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The Science Behind What Causes Food to Spoil (and how to help prevent it)
Restaurants and commercial foodservice operations face a variety of challenges today, and one of the biggest challenges is overhead expenses. One potential way to deal with rising food costs is to get more out of the food in stock. That means ensuring that it lasts as long as possible. For restaurants to develop a plan to reduce food spoilage, it is important to take a closer look at the science behind what causes food to spoil. Then, with an adequate understanding of this issue, plans can be put in place to prevent food from spoiling.
Effect Of Ethylene
In the United States, approximately 40 million tons of food are wasted annually, which amounts to about $160 billion in lost food. This represents approximately one-third of the nation’s food supply, significantly more than any other country in the world. One reason why food spoils is due to ethylene gas. Ethylene is a substance that occurs naturally in plants, and it has an impact on the growth, development, and shelf life of fruits and vegetables. If fruits and vegetables are harvested and exposed to certain levels of ethylene, the food may spoil.
There are different ways that plants and produce might be exposed to this gas. For example, some plants are exposed to it while they are in storage, while other plants might be exposed to it in transit. Ethylene can also be found in the atmosphere, and it might be intentionally used to ripen food more quickly. Unfortunately, exposure to high levels of ethylene could also cause fruits and vegetables to spoil more quickly.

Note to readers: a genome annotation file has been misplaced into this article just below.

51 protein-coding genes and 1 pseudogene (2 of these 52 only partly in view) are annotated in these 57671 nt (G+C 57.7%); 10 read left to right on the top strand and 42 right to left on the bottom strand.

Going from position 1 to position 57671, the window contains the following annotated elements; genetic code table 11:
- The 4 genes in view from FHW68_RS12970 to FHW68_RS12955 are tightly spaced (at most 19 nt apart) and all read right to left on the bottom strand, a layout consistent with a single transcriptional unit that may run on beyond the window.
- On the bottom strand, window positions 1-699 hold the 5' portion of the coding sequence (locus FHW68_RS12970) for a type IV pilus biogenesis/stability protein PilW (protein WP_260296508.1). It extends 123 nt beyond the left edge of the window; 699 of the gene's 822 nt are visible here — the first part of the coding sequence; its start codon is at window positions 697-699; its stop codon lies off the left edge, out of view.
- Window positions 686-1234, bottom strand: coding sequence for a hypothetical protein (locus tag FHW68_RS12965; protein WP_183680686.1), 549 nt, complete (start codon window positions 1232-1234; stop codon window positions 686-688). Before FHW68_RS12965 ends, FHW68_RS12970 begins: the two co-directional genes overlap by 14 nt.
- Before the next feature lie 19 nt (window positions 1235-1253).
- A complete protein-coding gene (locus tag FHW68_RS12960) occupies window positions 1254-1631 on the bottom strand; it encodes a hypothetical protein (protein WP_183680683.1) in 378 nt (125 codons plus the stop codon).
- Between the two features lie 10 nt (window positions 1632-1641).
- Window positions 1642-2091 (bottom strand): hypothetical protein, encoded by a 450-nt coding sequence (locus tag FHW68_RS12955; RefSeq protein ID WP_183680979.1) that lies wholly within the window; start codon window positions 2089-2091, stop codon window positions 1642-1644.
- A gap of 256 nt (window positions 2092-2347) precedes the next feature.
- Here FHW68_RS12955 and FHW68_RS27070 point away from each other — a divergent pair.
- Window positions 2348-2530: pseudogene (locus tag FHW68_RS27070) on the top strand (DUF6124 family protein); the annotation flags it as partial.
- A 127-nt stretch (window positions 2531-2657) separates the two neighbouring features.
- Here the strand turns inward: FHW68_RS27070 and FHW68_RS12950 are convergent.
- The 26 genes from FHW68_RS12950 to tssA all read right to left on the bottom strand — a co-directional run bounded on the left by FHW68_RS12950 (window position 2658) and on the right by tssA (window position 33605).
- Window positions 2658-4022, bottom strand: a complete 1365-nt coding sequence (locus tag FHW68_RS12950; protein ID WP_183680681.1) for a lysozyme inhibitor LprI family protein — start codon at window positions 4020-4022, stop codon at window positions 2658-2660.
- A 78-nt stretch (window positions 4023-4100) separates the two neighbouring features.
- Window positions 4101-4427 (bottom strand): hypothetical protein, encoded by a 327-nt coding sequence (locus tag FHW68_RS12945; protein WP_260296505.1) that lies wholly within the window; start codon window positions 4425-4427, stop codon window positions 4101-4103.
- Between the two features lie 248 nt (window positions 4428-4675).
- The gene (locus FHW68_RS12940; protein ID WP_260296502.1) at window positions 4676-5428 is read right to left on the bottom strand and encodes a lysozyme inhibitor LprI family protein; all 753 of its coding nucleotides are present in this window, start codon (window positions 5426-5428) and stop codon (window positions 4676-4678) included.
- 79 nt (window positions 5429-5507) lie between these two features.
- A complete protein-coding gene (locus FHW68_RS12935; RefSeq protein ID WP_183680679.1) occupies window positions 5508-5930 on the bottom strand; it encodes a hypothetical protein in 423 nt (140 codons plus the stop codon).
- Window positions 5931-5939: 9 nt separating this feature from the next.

Tips To Prolong Shelf Life
Even though many restaurants have a hard time with fruits and vegetables spoiling quickly, there are ways to prolong the shelf life of different types of food. For example, restaurants should start by rotating food and labeling it accordingly. That way, the food that is put into the storage area first is also the food that is consumed first. Sometimes, the food that is easiest to reach in the storage was also put in most recently. Make sure the older food is used first.
Dated stickers should also be applied to food that spoils quickly. A few examples include raspberries, blackberries, pears, mangoes, and avocados. That way, everyone can see how long the food has been in there and restaurants and make sure it is consumed before it goes bad.
When storing fruits and vegetables that have already been cut, be sure to use food trays and pads that can collect excess liquid and juice. If liquids are allowed to sit around fruits and vegetables, bacteria will grow quickly, causing food to spoil. It is incumbent on restaurant owners and commercial kitchen managers to make sure they store food properly and reduce their rates of spoilage.
Keep Your Inventory Fresh
There are a number of factors that can contribute to premature food spoilage. Some of them are due to human error, while other problems might be out of the control of the staff.
Fortunately, there are ways to keep food inventory safe, including using a Thermo-Kool walk-in monitoring system. This innovative monitoring system provides users with access to information about storage conditions. For example, the monitoring system can notify staff members about temperature irregularities, power failures, and doors that have been left open. Making food monitoring effortless and helping restaurant owners and managers control food waste and energy usage more efficiently.
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